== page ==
The book raced along with the speed of a good novel; the film moves at a slower pace, that of an investigative report. If we see too little of the Clutters, we really get inside the minds of Smith and Hickock, and it isn't very nice in there. Shooting the movie in black and white lends to the newsreel quality of the film. It's a stark, bare-bones movie, the right kind of film to depict a senseless crime that ultimately destroyed six lives.
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Format: VHS Tape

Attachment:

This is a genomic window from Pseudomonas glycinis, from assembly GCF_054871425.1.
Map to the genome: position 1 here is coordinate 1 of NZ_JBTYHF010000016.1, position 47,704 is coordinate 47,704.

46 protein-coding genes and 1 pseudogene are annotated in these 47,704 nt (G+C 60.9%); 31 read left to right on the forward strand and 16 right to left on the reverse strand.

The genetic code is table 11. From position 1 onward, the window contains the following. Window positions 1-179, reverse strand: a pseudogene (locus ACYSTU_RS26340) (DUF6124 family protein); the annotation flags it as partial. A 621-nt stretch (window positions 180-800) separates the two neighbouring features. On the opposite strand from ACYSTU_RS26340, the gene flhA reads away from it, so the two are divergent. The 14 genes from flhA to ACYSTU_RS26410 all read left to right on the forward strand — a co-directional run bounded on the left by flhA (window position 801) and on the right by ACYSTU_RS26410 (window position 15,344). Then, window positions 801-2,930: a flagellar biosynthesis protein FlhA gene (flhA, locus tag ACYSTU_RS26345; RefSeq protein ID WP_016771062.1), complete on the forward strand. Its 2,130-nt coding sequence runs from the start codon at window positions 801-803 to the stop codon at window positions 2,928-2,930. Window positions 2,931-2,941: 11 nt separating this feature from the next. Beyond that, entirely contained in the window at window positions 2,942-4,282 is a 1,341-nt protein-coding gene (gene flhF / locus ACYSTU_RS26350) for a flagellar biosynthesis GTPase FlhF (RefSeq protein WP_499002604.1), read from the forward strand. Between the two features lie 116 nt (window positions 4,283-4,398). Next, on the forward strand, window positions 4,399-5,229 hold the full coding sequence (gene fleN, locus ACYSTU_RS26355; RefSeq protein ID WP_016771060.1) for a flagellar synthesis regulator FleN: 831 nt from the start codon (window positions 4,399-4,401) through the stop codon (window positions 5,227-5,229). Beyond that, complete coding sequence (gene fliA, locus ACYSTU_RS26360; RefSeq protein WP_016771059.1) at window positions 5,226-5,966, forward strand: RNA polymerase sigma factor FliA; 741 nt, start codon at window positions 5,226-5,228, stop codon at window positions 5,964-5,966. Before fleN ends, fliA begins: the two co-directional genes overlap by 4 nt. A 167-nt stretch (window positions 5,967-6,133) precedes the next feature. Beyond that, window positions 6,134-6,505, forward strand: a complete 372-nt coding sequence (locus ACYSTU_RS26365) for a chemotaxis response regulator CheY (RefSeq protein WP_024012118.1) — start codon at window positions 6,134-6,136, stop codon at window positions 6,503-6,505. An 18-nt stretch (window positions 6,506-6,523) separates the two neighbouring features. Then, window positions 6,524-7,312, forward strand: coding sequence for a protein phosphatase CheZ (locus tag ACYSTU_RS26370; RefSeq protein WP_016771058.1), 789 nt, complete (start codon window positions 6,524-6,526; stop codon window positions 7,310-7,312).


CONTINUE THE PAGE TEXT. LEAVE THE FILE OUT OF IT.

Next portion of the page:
Once seen, you will never forget Richard Brooks' haunting adaptation of In Cold Blood. A truer or more shocking story of American crime & punishment has never been told so well, and the film will leave you with more questions than answers. Yet, in terms of the filmmaking, everything works with the absolute precision of superlative craft. Robert Blake and Scott Wilson are unforgettable in the lead roles, each essaying a different kind of loser with brutish physicality and natural dialogue. The inventive jazz score by Quincy Jones is one of the strangest, and perhaps most appropriate, soundtracks ever created for an American studio film. And, most of all, the dazzling B&W cinematography of Conrad Hall is about the best I've ever seen. Images stick with you for days after the final credits roll-- a police cruiser screaming through the desolate Kansas prairie on a bright, cold morning; a cigarette lit in absolute darkness, suddenly revealing the twisted outline of a sweaty hand; a bloody shoeprint illuminated in the momentary glare of a flashing camera bulb; and, most famously, reflected rain 'tears' rolling down the killer's face as he awaits execution. The real miracle is that Brooks was able to preserve the narrative sweep of Truman Capote's 'nonfiction novel' without sacrificing detail. The documentary style and use of actual locations (it is rumored that Brooks even went so far as to use real vials of the victims' blood in a courtroom scene) make this a somewhat creepy viewing experience. But the offhand manner with which American filmmakers deal with crime nowadays neglects the heart of the issue-- murder and death are the ugliest experiences imaginable-- and Brooks glamorizes nothing here (other than the utter innocence of the slain family.Read more ›